BFG KM2 MT
Anteres Mud Digger (looks good to me)
Dunlop Mud Rover MT
Wild Country Radial MTX
Hercules Trail Digger MT
Definity Dakota MT
Federal Couragia MT
Yokohama Geolander MT
Yokohama Geolander MT Plus
Maxxis Trepador 8060 MT
Treadright (several tread choices)
The 3 tires below were good in their day, and are still good for the money, if you can find them. I've read conflicting reports that they are discontinued, and other reports saying they're still made. I currently see sources on the Internet selling them under Trivant brand name.
I've heard these were/are made by BFG, Cavalier, National, and Trivant.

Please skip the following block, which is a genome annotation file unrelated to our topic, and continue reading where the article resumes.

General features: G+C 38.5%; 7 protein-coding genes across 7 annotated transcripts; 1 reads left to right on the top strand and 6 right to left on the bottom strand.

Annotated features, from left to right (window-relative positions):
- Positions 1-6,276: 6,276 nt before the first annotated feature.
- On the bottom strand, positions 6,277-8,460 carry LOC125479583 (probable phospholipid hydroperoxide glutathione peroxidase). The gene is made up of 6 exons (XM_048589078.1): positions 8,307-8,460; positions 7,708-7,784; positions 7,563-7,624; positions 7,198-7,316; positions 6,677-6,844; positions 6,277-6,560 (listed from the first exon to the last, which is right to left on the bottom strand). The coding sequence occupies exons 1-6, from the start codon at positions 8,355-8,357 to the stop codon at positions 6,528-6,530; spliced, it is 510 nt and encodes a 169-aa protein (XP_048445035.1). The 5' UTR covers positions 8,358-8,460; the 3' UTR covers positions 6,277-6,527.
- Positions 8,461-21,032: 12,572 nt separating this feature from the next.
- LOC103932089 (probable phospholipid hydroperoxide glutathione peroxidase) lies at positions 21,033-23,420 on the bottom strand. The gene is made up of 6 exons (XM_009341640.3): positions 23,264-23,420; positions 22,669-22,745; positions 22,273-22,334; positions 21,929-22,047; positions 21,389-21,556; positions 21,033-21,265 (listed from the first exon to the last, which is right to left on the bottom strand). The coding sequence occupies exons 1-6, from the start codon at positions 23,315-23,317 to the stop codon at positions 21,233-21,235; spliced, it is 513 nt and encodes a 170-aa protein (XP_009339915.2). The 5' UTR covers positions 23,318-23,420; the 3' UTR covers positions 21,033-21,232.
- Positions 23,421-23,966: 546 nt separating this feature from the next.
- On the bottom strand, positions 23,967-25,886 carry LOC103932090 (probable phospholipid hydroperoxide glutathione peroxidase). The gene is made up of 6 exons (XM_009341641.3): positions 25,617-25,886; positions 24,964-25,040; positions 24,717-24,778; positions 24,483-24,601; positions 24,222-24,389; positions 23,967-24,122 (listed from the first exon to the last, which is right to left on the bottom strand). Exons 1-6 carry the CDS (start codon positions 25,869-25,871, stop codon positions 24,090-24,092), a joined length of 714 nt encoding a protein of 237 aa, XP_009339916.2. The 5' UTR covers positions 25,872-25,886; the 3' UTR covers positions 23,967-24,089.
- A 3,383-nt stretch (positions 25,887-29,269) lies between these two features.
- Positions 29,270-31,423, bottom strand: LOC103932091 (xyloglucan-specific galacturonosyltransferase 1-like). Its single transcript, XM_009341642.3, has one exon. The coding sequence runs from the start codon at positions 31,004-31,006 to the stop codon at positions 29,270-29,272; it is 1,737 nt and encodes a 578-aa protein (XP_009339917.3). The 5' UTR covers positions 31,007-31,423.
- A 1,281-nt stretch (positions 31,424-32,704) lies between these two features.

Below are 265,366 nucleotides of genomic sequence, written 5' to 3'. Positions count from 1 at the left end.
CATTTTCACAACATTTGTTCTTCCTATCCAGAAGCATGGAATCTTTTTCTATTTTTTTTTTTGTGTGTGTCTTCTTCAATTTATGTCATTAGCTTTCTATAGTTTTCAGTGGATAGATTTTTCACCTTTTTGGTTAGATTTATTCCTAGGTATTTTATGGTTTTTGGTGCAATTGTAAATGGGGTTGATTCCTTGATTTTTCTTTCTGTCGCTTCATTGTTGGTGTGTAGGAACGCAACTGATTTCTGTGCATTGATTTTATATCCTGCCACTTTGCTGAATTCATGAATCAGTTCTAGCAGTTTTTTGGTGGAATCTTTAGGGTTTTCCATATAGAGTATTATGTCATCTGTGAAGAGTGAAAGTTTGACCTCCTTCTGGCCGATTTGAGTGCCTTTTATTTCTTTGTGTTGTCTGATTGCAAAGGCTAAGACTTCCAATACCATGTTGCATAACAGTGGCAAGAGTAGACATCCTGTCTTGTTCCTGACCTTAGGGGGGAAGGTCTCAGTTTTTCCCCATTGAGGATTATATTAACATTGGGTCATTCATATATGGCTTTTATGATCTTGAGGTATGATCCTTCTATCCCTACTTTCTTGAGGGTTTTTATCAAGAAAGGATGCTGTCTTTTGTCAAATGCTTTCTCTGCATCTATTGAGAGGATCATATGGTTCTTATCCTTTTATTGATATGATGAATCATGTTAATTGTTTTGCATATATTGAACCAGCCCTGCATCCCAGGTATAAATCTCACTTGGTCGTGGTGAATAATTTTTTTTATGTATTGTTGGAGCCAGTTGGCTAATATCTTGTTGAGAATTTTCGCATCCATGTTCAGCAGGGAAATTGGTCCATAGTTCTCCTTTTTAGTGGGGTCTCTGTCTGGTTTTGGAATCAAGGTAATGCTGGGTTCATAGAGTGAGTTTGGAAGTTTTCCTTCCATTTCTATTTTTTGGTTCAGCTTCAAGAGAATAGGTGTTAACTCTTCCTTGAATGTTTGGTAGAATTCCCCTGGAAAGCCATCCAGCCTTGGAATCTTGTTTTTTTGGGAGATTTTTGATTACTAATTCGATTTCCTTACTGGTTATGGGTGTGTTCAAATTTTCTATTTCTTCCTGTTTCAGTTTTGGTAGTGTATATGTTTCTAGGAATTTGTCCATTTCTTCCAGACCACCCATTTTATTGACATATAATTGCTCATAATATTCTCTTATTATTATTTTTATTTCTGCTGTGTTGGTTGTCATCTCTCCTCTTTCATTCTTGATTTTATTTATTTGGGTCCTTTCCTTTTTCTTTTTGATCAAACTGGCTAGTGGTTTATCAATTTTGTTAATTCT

One or all of these were/are made in size 30 X 9.5 R15.
Sport King AT
Traction King (looks like an AT to me)
Mud King MT (looks like a hybrid to me)
I wouldn't be surprised if Les Schwab has a few more 30 X 9.5 R15 that I don't know about. Their pitiful website offers no size info.
This is awesome and timely. Exactly what I have been looking for. Thanks for the great write up.
I see you are in Seattle. A 9.5" wide tire is good on wet freeways because little or no hydroplaning. So there's another benefit of 30 x 9.5 R15 tires for you.
A 10.5" wide tire can make a light Jeep (stock XJ or TJ) hydroplane on wet freeway at 65 or 70 mph.
Top Rated ATs
All terrain tires reviews and rankings...
See this thread http://www.jeepforum.com/forum/f15/n...e-one-1527835/
A digital tire pressure guage is most accurate.
Tire Air pressure for 30 x 9.5 R15 load C tires